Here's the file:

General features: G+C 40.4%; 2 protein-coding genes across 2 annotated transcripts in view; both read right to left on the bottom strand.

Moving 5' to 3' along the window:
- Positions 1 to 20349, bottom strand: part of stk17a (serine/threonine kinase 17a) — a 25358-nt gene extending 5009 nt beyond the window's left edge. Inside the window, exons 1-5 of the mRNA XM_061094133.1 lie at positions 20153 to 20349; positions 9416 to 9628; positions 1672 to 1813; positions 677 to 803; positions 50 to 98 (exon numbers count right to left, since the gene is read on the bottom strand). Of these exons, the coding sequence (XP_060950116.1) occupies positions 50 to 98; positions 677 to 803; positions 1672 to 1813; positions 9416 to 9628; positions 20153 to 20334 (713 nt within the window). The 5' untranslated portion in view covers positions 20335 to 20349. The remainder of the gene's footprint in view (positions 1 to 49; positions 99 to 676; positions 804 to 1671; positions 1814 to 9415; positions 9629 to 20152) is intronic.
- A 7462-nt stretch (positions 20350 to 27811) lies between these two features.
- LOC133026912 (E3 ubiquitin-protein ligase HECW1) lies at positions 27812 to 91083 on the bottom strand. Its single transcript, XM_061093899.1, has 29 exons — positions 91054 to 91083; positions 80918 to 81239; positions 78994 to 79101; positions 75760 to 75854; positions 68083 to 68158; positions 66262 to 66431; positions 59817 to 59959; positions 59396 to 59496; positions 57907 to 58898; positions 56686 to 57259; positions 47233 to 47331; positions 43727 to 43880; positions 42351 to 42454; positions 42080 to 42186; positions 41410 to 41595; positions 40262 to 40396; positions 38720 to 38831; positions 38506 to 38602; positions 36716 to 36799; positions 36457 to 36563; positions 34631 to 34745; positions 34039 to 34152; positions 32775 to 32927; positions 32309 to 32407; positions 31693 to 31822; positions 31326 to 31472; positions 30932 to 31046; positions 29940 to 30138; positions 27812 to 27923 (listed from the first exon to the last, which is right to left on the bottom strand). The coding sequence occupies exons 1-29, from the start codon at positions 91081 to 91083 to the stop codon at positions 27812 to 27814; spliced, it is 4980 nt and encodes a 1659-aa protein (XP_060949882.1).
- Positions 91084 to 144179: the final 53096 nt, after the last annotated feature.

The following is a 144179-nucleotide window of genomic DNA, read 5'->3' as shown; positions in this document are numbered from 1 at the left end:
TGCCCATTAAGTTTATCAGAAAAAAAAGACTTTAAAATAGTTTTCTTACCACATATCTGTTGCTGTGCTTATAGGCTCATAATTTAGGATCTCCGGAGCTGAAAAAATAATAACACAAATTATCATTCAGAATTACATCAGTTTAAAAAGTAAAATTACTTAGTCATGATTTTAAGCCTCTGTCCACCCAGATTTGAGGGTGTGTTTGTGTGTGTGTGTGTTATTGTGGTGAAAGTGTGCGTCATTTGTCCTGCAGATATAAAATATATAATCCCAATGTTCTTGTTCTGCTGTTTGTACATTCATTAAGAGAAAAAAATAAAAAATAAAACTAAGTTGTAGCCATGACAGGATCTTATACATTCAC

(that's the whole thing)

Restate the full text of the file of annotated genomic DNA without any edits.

General features: G+C 40.4%; 2 protein-coding genes across 2 annotated transcripts in view; both read right to left on the bottom strand.

Moving 5' to 3' along the window:
- Positions 1 to 20349, bottom strand: part of stk17a (serine/threonine kinase 17a) — a 25358-nt gene extending 5009 nt beyond the window's left edge. Inside the window, exons 1-5 of the mRNA XM_061094133.1 lie at positions 20153 to 20349; positions 9416 to 9628; positions 1672 to 1813; positions 677 to 803; positions 50 to 98 (exon numbers count right to left, since the gene is read on the bottom strand). Of these exons, the coding sequence (XP_060950116.1) occupies positions 50 to 98; positions 677 to 803; positions 1672 to 1813; positions 9416 to 9628; positions 20153 to 20334 (713 nt within the window). The 5' untranslated portion in view covers positions 20335 to 20349. The remainder of the gene's footprint in view (positions 1 to 49; positions 99 to 676; positions 804 to 1671; positions 1814 to 9415; positions 9629 to 20152) is intronic.
- A 7462-nt stretch (positions 20350 to 27811) lies between these two features.
- LOC133026912 (E3 ubiquitin-protein ligase HECW1) lies at positions 27812 to 91083 on the bottom strand. Its single transcript, XM_061093899.1, has 29 exons — positions 91054 to 91083; positions 80918 to 81239; positions 78994 to 79101; positions 75760 to 75854; positions 68083 to 68158; positions 66262 to 66431; positions 59817 to 59959; positions 59396 to 59496; positions 57907 to 58898; positions 56686 to 57259; positions 47233 to 47331; positions 43727 to 43880; positions 42351 to 42454; positions 42080 to 42186; positions 41410 to 41595; positions 40262 to 40396; positions 38720 to 38831; positions 38506 to 38602; positions 36716 to 36799; positions 36457 to 36563; positions 34631 to 34745; positions 34039 to 34152; positions 32775 to 32927; positions 32309 to 32407; positions 31693 to 31822; positions 31326 to 31472; positions 30932 to 31046; positions 29940 to 30138; positions 27812 to 27923 (listed from the first exon to the last, which is right to left on the bottom strand). The coding sequence occupies exons 1-29, from the start codon at positions 91081 to 91083 to the stop codon at positions 27812 to 27814; spliced, it is 4980 nt and encodes a 1659-aa protein (XP_060949882.1).
- Positions 91084 to 144179: the final 53096 nt, after the last annotated feature.

The following is a 144179-nucleotide window of genomic DNA, read 5'->3' as shown; positions in this document are numbered from 1 at the left end:
TGCCCATTAAGTTTATCAGAAAAAAAAGACTTTAAAATAGTTTTCTTACCACATATCTGTTGCTGTGCTTATAGGCTCATAATTTAGGATCTCCGGAGCTGAAAAAATAATAACACAAATTATCATTCAGAATTACATCAGTTTAAAAAGTAAAATTACTTAGTCATGATTTTAAGCCTCTGTCCACCCAGATTTGAGGGTGTGTTTGTGTGTGTGTGTGTTATTGTGGTGAAAGTGTGCGTCATTTGTCCTGCAGATATAAAATATATAATCCCAATGTTCTTGTTCTGCTGTTTGTACATTCATTAAGAGAAAAAAATAAAAAATAAAACTAAGTTGTAGCCATGACAGGATCTTATACATTCAC